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I have written the following program to understand how pipes work in C. But it is not producing the expected output. I have used pipe to connect the parent process's stdout to child process's stdin. I have used printf and scanf for this purpose. But the child program seems to wait for input instead of reading it using scanf. The code follows the question.

#include <stdio.h>
#include <unistd.h>
#include <sys/types.h>
#include <sys/wait.h>
#include <stdlib.h>

int main(){

    int pipefd[2];  
    pipe(pipefd);   
    int pid = fork();   // --- fork here ---    

    if (pid == 0){  // child process
        printf("child process\n");  

        int a=0, b=0;   

        close(pipefd[1]);
        dup2(pipefd[0],0);
        close(pipefd[0]);

        scanf("%d%d", &a, &b);
        printf("%d%d", a, b);
        exit(0);    
    }

    else{   // parent process
        printf("parent process\n");

        close(pipefd[0]);
        dup2(pipefd[1],1);
        close(pipefd[1]);

        printf("%d%d", 1, 2);

        wait(NULL);
    }
    return 0;
}

Expected output : parent process child process 12

Actual output : parent process child process

share|improve this question
1  
Did you try adding a newline when printing from the parent? – harmic Feb 1 '14 at 11:43
    
add fflush(stdout); after printf in the parent and nondigit characters into the printf after each number. Well now I see your ` scanf("%d%d",...)` which also will create problem. You can not have two consecutive numbers without separator. It would be scanned as a single big number. – Marian Feb 1 '14 at 11:51
up vote 1 down vote accepted

You need to flush stdout for it the buffer to be send over the pipe. You can do that by adding fflush(stdout):

printf("%d%d", 1, 2);
fflush(stdout);

Then you also need to add some whitespace (doesn't matter which one) to the end of the output, because scanf will wait for a whitespace or EOF:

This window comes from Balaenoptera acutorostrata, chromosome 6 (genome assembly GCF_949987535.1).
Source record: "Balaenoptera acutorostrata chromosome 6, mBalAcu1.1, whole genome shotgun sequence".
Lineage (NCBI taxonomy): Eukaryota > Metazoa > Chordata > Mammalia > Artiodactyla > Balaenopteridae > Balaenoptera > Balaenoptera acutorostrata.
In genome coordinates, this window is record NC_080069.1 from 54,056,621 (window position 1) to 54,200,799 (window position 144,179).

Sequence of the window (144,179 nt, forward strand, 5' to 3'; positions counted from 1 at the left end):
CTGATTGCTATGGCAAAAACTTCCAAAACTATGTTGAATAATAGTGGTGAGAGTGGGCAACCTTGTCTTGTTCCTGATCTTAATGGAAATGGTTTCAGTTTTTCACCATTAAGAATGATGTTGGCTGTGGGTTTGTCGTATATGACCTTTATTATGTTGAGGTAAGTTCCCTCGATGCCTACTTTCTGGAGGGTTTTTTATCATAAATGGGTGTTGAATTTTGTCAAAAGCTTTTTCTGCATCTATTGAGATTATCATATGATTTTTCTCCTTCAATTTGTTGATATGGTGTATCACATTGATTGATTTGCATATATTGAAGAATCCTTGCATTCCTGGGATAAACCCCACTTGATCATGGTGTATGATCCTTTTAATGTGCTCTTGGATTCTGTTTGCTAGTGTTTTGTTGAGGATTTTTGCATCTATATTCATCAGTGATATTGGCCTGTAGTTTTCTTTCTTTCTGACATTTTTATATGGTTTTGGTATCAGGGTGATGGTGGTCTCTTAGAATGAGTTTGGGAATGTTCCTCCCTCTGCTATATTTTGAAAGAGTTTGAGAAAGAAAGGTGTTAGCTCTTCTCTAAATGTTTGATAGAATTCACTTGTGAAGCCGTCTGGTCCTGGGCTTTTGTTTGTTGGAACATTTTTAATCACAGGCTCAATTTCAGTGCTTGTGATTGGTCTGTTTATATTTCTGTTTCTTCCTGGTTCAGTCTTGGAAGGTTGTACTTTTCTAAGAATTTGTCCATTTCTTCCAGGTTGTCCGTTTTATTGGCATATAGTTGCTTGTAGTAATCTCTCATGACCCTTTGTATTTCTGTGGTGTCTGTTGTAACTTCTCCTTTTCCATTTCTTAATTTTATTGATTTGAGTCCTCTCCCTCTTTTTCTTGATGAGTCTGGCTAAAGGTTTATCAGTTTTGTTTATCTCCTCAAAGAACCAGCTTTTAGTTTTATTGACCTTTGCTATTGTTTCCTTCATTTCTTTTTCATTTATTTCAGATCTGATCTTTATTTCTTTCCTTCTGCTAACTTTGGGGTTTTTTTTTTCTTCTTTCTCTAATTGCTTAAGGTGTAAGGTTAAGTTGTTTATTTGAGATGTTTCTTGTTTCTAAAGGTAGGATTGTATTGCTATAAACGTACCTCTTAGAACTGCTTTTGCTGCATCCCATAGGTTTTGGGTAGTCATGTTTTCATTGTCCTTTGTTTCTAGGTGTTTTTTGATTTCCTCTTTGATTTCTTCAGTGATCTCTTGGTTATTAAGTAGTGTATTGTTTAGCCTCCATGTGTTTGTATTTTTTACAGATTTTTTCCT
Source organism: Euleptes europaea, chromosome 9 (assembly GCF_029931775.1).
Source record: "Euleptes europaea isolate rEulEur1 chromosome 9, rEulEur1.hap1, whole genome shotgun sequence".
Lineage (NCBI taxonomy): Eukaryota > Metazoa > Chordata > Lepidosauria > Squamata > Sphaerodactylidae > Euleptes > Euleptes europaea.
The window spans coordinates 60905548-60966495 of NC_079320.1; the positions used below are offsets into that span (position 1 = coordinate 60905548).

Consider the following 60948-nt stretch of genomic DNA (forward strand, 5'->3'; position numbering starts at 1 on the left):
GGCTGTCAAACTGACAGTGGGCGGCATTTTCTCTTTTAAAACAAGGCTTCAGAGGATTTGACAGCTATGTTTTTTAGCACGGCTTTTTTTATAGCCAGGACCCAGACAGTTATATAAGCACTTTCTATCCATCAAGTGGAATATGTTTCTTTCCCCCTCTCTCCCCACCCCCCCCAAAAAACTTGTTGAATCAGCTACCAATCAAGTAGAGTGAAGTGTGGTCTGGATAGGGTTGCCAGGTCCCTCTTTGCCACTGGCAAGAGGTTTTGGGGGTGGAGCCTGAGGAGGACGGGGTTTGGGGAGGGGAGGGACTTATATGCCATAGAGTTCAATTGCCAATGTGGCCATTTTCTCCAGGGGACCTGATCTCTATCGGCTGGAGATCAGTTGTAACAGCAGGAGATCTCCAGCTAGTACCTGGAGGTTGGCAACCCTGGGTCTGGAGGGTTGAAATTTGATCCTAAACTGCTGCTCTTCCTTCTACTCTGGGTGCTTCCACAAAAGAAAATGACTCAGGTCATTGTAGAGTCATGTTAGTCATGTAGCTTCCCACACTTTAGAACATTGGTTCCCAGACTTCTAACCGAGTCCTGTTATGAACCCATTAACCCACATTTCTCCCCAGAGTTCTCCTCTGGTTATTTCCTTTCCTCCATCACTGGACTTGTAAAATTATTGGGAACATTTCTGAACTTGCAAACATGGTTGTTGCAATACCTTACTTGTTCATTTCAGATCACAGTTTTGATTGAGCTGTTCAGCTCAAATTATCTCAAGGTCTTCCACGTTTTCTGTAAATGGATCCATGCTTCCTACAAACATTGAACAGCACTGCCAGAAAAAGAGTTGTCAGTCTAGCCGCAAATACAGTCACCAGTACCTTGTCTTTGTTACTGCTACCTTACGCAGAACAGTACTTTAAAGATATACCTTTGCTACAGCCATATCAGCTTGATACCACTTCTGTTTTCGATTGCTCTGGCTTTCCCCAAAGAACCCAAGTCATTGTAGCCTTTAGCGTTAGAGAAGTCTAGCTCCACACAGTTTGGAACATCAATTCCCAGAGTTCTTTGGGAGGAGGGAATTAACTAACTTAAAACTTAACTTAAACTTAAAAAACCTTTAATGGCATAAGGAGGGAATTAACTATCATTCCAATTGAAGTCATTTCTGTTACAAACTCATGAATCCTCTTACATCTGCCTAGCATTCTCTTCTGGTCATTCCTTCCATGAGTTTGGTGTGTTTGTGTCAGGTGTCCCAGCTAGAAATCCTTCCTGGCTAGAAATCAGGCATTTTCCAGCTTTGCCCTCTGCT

printf("%d%d ", 1, 2);
fflush(stdout);

Another way to flush the output and add the whitespace in one go might be adding a newline to the output:

printf("%d%d\n", 1, 2);

While this seems to work, I am not entirely sure this is guaranteed to flush the pipe.

However this will still not work as expected, because the printed output is 12, which is interpreted by scanf as one integer and scanf will again wait infinitely for the second integer. So add a delimiter whitespace:

printf("%d %d ", 1, 2);
fflush(stdout);
share|improve this answer
    
If I write printf("parent process") instead of prinf("parent process\n"), the message is not printed onto the terminal screen. But if I write printf("child process") instead of printf("child process\n"), the message is still printed onto the terminal. So why is it that sometimes stdout gets flushed even without writing "\n"? – nnori Feb 1 '14 at 13:06
    
@nnori In the case of printf("child process") the process ends afterwards at exit(0). At that point every stream is flushed and closed, so you see it printed. In the case of printf("parent process"), since you do not flush before redirecting, the full buffer containing parent process1 2 is sent to the child process instead of being printed to the terminal. – Nabla Feb 1 '14 at 13:21

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